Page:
> it for MPEG files, so are some people for Ogg. I'm not aware anyone is
> looking at it for WebM yet.

Apparently, there are already working setups:

http://www.flumotion.com/demosite/webm/

> Standards bodies haven't held back either. The 3GPP organisation have
> defined 3GPP adaptive HTTP Streaming (AHS) in their March 2010 release
> 9 of  3GPP [5]. Now, MPEG has started consolidating approaches for
> adaptive bitrate streaming over HTTP for MPEG file formats [6].
> 
> Adaptive bitrate streaming over HTTP is the correct approach towards
> solving the double issues of adapting to dynamic bandwidth
> availability, and of providing a live streaming approach that is
> reliable.

I would also add the use cases of adapting to screen estate (fullscreen) and decoding power (netbooks, phones). 

Additionally, adaptive bitrate streaming is a great approach for delivering long-form content (>10 minutes). It provides the means to simultaneously decrease metadata loading times and decrease the amount of content delivered to the user-agent that might not get watched (downloading a 10min. video while only 20s will get watched).

> Right now, no standard exists that has been proven to work in a
> format-independent way. This is particularly an issue for HTML5, where
> we want at least support for MPEG4, Ogg Theora/Vorbis, and WebM.

One might consider Apple's MPEG-TS approach as well,though it adds yet another container. 

I wonder why Apple did not choose MP4 fragments for their Live HTTP Streaming?

> I know that it is not difficult to solve this issue in a
> format-independent way, which is why solutions are jumping up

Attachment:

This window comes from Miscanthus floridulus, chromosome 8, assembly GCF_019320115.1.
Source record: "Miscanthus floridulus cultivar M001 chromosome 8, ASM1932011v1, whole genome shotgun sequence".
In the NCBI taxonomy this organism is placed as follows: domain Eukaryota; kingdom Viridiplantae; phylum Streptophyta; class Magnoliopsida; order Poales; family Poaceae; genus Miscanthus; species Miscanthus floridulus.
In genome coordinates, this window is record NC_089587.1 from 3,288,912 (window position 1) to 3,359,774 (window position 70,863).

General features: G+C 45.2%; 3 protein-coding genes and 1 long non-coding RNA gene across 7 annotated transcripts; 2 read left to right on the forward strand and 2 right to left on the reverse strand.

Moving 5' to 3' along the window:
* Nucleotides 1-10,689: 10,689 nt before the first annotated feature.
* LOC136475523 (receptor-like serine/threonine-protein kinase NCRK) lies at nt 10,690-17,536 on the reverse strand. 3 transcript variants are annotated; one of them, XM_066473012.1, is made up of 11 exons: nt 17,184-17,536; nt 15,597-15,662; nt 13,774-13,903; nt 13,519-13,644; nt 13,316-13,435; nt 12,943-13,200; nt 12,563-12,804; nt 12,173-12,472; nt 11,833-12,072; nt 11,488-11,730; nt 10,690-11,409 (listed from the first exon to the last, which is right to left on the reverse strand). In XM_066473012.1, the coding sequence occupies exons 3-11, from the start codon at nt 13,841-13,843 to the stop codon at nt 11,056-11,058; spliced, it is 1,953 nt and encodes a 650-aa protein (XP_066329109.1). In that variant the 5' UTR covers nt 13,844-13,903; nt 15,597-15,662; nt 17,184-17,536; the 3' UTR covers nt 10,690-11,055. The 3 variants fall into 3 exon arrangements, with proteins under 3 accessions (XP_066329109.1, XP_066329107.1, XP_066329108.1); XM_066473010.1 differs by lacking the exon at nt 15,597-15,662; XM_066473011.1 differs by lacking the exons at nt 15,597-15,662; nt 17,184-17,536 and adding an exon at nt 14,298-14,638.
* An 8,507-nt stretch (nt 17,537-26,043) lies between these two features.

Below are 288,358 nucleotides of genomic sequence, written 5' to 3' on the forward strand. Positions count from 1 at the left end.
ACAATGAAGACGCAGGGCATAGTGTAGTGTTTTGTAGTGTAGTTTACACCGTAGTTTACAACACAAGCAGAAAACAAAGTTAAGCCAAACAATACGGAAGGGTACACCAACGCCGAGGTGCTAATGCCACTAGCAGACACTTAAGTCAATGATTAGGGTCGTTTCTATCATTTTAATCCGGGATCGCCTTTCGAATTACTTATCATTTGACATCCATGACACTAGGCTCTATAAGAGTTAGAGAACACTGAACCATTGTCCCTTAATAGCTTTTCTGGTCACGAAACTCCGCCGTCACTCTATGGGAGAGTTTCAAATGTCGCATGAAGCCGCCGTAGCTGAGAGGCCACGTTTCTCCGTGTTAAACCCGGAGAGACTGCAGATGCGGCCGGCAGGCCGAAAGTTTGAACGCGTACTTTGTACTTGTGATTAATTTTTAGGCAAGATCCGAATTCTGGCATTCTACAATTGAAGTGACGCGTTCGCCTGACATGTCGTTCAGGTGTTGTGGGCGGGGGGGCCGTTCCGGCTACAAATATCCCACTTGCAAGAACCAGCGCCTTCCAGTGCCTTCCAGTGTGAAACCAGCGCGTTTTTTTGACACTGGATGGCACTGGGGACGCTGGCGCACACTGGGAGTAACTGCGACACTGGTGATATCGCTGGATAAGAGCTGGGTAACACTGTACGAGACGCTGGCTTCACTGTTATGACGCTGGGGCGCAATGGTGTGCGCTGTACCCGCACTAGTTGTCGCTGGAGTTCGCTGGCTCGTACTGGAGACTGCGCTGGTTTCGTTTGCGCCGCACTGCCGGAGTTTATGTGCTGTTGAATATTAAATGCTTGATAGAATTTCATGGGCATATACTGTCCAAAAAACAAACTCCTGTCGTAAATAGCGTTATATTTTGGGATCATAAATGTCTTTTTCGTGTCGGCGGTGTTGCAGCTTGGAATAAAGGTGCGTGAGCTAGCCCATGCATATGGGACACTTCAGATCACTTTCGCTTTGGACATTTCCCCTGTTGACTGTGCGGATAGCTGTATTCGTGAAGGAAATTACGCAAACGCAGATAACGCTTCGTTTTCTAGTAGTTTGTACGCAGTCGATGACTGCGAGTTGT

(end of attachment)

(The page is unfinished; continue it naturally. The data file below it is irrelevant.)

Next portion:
> everywhere. They are, however, not compatible and create a messy
> environment where people have to install solutions for multiple
> different approaches to make sure they are covered for different
> platforms, different devices, and different formats. It's a clear
> situation where a new standard is necessary.
> 
> The standard basically needs to provide three different things:
> * authoring of content in a specific way

> * description of the alternative files on the server and their
> features for the UA to download and use for switching
> * a means to easily switch mid-way between these alternative files
> 
> I am personally not sure which is the right forum to create the new
> standard in, but I know that we have a need for it in HTML5.

Agreed. 

By its current spec, HTML5 video is mostly suited for display of short clips. 

High-quality, long-form and live content need an additional level of functionality, which HTTP Streaming seems to provide.

> Would it be possible / the right way to start something like this as
> part of the Web applications work at WHATWG?
> (Incidentally, I've brought this up in W3C before an not got any
> replies, so I'm not sure W3C would be a better place for this work.
> Maybe IETF? But then, why not here...)
> 
> What do people think?
> 
> Cheers,
> Silvia.

Kind regards,

Jeroen Wijering
Received on Friday, 28 May 2010 04:57:55 UTC